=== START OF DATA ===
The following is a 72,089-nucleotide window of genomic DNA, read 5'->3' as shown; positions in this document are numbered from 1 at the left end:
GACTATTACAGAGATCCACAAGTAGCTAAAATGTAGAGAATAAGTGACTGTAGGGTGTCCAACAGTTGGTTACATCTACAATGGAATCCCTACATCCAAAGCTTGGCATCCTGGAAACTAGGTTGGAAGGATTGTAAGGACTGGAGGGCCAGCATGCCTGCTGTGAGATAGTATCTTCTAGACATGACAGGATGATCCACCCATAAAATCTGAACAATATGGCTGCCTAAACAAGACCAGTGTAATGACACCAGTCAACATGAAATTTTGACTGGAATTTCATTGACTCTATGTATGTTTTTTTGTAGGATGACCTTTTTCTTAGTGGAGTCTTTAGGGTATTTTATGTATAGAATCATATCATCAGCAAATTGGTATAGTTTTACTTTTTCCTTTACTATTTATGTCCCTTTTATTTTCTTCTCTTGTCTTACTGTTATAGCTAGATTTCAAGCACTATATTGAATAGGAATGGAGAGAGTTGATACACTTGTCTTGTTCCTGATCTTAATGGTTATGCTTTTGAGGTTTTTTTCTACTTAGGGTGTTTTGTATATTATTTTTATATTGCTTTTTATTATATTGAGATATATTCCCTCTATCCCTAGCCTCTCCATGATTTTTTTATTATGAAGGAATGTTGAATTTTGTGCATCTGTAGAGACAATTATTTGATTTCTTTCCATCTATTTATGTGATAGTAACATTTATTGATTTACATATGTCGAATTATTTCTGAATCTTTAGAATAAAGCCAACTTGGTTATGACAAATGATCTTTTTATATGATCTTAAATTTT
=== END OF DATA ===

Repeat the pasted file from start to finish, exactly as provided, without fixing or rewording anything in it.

The following is a 72,089-nucleotide window of genomic DNA, read 5'->3' as shown; positions in this document are numbered from 1 at the left end:
GACTATTACAGAGATCCACAAGTAGCTAAAATGTAGAGAATAAGTGACTGTAGGGTGTCCAACAGTTGGTTACATCTACAATGGAATCCCTACATCCAAAGCTTGGCATCCTGGAAACTAGGTTGGAAGGATTGTAAGGACTGGAGGGCCAGCATGCCTGCTGTGAGATAGTATCTTCTAGACATGACAGGATGATCCACCCATAAAATCTGAACAATATGGCTGCCTAAACAAGACCAGTGTAATGACACCAGTCAACATGAAATTTTGACTGGAATTTCATTGACTCTATGTATGTTTTTTTGTAGGATGACCTTTTTCTTAGTGGAGTCTTTAGGGTATTTTATGTATAGAATCATATCATCAGCAAATTGGTATAGTTTTACTTTTTCCTTTACTATTTATGTCCCTTTTATTTTCTTCTCTTGTCTTACTGTTATAGCTAGATTTCAAGCACTATATTGAATAGGAATGGAGAGAGTTGATACACTTGTCTTGTTCCTGATCTTAATGGTTATGCTTTTGAGGTTTTTTTCTACTTAGGGTGTTTTGTATATTATTTTTATATTGCTTTTTATTATATTGAGATATATTCCCTCTATCCCTAGCCTCTCCATGATTTTTTTATTATGAAGGAATGTTGAATTTTGTGCATCTGTAGAGACAATTATTTGATTTCTTTCCATCTATTTATGTGATAGTAACATTTATTGATTTACATATGTCGAATTATTTCTGAATCTTTAGAATAAAGCCAACTTGGTTATGACAAATGATCTTTTTATATGATCTTAAATTTT